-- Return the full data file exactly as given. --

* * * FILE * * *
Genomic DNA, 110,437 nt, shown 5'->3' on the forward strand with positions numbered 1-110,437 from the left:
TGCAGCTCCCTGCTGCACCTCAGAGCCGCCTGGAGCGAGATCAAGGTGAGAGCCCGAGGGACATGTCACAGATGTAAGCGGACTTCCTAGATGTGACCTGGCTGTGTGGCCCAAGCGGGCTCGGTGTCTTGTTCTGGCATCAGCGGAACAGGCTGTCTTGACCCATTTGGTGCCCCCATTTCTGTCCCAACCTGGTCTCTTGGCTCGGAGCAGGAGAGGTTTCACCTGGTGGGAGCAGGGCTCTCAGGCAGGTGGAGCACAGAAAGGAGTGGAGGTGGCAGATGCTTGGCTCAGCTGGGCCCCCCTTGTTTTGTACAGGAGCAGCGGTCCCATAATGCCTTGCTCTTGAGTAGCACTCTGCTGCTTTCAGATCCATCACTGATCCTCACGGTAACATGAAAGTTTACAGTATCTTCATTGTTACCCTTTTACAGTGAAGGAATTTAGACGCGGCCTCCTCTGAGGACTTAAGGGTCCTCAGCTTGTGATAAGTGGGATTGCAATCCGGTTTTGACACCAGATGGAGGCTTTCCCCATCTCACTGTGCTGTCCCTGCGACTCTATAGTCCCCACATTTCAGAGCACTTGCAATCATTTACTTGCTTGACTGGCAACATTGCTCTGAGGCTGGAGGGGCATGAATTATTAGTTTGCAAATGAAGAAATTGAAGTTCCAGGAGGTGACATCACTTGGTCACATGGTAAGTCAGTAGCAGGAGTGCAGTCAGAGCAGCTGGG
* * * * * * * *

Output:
Genomic DNA, 110,437 nt, shown 5'->3' on the forward strand with positions numbered 1-110,437 from the left:
TGCAGCTCCCTGCTGCACCTCAGAGCCGCCTGGAGCGAGATCAAGGTGAGAGCCCGAGGGACATGTCACAGATGTAAGCGGACTTCCTAGATGTGACCTGGCTGTGTGGCCCAAGCGGGCTCGGTGTCTTGTTCTGGCATCAGCGGAACAGGCTGTCTTGACCCATTTGGTGCCCCCATTTCTGTCCCAACCTGGTCTCTTGGCTCGGAGCAGGAGAGGTTTCACCTGGTGGGAGCAGGGCTCTCAGGCAGGTGGAGCACAGAAAGGAGTGGAGGTGGCAGATGCTTGGCTCAGCTGGGCCCCCCTTGTTTTGTACAGGAGCAGCGGTCCCATAATGCCTTGCTCTTGAGTAGCACTCTGCTGCTTTCAGATCCATCACTGATCCTCACGGTAACATGAAAGTTTACAGTATCTTCATTGTTACCCTTTTACAGTGAAGGAATTTAGACGCGGCCTCCTCTGAGGACTTAAGGGTCCTCAGCTTGTGATAAGTGGGATTGCAATCCGGTTTTGACACCAGATGGAGGCTTTCCCCATCTCACTGTGCTGTCCCTGCGACTCTATAGTCCCCACATTTCAGAGCACTTGCAATCATTTACTTGCTTGACTGGCAACATTGCTCTGAGGCTGGAGGGGCATGAATTATTAGTTTGCAAATGAAGAAATTGAAGTTCCAGGAGGTGACATCACTTGGTCACATGGTAAGTCAGTAGCAGGAGTGCAGTCAGAGCAGCTGGG